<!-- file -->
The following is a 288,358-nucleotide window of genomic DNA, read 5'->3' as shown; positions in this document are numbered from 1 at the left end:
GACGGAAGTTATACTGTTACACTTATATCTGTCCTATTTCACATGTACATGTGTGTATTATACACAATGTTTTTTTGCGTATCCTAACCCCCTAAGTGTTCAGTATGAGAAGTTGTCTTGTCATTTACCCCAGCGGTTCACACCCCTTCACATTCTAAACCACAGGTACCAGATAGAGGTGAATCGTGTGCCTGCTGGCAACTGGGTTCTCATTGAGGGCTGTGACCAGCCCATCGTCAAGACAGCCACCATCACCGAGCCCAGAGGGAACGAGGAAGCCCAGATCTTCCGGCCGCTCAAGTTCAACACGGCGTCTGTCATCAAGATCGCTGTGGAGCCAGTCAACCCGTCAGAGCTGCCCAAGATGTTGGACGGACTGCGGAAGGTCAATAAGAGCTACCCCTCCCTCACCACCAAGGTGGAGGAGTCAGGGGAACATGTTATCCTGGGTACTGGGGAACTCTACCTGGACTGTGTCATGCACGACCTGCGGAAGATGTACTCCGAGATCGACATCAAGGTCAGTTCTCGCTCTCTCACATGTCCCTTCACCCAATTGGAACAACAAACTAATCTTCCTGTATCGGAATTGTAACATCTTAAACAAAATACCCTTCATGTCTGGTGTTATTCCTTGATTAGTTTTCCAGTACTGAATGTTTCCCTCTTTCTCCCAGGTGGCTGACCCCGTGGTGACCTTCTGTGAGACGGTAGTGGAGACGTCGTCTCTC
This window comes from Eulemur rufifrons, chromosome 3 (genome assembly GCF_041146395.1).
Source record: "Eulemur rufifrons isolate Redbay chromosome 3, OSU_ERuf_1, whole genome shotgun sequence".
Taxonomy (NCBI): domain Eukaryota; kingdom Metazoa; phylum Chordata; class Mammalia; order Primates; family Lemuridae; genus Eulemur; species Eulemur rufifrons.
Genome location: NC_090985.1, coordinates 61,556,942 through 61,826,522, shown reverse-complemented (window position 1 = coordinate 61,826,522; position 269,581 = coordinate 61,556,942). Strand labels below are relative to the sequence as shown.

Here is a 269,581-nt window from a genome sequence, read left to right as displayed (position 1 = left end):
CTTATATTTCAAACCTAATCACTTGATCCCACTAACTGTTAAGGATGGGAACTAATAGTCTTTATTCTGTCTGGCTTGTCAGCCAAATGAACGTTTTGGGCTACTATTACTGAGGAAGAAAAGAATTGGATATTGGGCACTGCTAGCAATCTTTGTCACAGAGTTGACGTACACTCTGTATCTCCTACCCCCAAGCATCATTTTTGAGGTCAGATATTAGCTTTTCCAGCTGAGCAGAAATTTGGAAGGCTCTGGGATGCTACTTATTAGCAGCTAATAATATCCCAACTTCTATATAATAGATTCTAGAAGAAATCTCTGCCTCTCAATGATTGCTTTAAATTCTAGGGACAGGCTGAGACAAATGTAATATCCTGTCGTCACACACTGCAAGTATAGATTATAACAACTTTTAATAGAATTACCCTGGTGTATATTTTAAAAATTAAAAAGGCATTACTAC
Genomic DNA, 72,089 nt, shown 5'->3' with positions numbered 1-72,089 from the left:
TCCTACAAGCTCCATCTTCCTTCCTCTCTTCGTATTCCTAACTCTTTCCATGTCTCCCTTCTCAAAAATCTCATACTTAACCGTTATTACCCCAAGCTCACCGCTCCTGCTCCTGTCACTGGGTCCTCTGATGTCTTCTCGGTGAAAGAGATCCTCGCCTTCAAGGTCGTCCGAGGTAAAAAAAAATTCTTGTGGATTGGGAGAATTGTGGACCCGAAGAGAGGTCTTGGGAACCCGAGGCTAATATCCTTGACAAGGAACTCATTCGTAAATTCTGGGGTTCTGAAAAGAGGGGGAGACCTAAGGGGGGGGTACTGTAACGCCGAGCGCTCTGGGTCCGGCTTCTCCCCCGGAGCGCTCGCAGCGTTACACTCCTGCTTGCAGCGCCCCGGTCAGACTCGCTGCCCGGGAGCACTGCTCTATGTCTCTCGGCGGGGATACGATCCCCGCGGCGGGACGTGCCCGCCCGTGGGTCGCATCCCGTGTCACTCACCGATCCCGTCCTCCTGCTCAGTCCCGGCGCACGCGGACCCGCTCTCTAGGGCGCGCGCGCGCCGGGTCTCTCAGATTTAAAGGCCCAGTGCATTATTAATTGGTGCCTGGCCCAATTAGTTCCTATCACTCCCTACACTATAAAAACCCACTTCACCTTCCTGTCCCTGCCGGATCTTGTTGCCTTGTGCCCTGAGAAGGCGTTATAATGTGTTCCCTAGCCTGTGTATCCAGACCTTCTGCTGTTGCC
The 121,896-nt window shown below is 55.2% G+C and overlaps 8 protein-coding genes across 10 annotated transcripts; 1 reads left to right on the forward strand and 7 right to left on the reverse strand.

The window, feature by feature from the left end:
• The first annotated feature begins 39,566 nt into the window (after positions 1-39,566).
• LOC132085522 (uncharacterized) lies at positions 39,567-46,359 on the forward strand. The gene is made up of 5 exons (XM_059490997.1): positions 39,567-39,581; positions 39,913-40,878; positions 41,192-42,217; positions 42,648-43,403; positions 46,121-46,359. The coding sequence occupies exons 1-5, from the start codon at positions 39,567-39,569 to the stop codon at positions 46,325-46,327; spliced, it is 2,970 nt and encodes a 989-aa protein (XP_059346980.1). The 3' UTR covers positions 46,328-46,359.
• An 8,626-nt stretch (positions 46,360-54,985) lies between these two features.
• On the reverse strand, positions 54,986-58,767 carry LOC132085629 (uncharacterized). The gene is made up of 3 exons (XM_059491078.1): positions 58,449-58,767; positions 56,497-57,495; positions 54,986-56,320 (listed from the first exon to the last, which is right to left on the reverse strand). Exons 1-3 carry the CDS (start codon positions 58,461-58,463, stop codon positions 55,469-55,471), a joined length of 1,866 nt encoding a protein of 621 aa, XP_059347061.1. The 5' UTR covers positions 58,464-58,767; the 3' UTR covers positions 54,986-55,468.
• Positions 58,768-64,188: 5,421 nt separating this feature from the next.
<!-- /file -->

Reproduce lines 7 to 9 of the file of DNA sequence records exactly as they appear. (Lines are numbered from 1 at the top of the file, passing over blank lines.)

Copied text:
Here is a 269,581-nt window from a genome sequence, read left to right as displayed (position 1 = left end):
CTTATATTTCAAACCTAATCACTTGATCCCACTAACTGTTAAGGATGGGAACTAATAGTCTTTATTCTGTCTGGCTTGTCAGCCAAATGAACGTTTTGGGCTACTATTACTGAGGAAGAAAAGAATTGGATATTGGGCACTGCTAGCAATCTTTGTCACAGAGTTGACGTACACTCTGTATCTCCTACCCCCAAGCATCATTTTTGAGGTCAGATATTAGCTTTTCCAGCTGAGCAGAAATTTGGAAGGCTCTGGGATGCTACTTATTAGCAGCTAATAATATCCCAACTTCTATATAATAGATTCTAGAAGAAATCTCTGCCTCTCAATGATTGCTTTAAATTCTAGGGACAGGCTGAGACAAATGTAATATCCTGTCGTCACACACTGCAAGTATAGATTATAACAACTTTTAATAGAATTACCCTGGTGTATATTTTAAAAATTAAAAAGGCATTACTAC
Genomic DNA, 72,089 nt, shown 5'->3' with positions numbered 1-72,089 from the left: